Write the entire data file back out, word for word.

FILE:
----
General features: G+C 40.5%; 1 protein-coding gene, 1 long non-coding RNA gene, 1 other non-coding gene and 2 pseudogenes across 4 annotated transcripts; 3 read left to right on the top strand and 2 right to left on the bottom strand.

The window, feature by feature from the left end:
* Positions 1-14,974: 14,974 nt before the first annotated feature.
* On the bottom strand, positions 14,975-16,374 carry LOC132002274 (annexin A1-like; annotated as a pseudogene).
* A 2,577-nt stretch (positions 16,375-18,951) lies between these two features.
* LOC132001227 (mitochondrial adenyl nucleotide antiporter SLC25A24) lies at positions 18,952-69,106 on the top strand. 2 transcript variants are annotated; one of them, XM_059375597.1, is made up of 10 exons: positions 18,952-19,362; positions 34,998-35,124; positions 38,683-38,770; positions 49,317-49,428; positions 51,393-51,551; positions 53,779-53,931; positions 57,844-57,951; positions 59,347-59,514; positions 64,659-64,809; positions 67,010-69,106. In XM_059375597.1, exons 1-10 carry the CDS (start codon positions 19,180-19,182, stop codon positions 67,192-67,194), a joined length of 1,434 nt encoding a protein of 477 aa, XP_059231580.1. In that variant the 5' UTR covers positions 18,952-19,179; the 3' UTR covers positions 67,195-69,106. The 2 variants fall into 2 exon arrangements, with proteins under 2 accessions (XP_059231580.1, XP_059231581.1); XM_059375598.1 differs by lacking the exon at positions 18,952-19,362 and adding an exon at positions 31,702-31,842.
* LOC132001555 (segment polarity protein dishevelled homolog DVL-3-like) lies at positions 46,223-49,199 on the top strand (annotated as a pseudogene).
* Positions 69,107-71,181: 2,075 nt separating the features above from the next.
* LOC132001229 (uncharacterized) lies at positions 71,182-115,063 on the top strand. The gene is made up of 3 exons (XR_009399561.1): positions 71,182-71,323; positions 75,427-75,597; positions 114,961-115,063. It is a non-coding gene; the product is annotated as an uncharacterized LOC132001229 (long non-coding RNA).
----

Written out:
General features: G+C 40.5%; 1 protein-coding gene, 1 long non-coding RNA gene, 1 other non-coding gene and 2 pseudogenes across 4 annotated transcripts; 3 read left to right on the top strand and 2 right to left on the bottom strand.

The window, feature by feature from the left end:
* Positions 1-14,974: 14,974 nt before the first annotated feature.
* On the bottom strand, positions 14,975-16,374 carry LOC132002274 (annexin A1-like; annotated as a pseudogene).
* A 2,577-nt stretch (positions 16,375-18,951) lies between these two features.
* LOC132001227 (mitochondrial adenyl nucleotide antiporter SLC25A24) lies at positions 18,952-69,106 on the top strand. 2 transcript variants are annotated; one of them, XM_059375597.1, is made up of 10 exons: positions 18,952-19,362; positions 34,998-35,124; positions 38,683-38,770; positions 49,317-49,428; positions 51,393-51,551; positions 53,779-53,931; positions 57,844-57,951; positions 59,347-59,514; positions 64,659-64,809; positions 67,010-69,106. In XM_059375597.1, exons 1-10 carry the CDS (start codon positions 19,180-19,182, stop codon positions 67,192-67,194), a joined length of 1,434 nt encoding a protein of 477 aa, XP_059231580.1. In that variant the 5' UTR covers positions 18,952-19,179; the 3' UTR covers positions 67,195-69,106. The 2 variants fall into 2 exon arrangements, with proteins under 2 accessions (XP_059231580.1, XP_059231581.1); XM_059375598.1 differs by lacking the exon at positions 18,952-19,362 and adding an exon at positions 31,702-31,842.
* LOC132001555 (segment polarity protein dishevelled homolog DVL-3-like) lies at positions 46,223-49,199 on the top strand (annotated as a pseudogene).
* Positions 69,107-71,181: 2,075 nt separating the features above from the next.
* LOC132001229 (uncharacterized) lies at positions 71,182-115,063 on the top strand. The gene is made up of 3 exons (XR_009399561.1): positions 71,182-71,323; positions 75,427-75,597; positions 114,961-115,063. It is a non-coding gene; the product is annotated as an uncharacterized LOC132001229 (long non-coding RNA).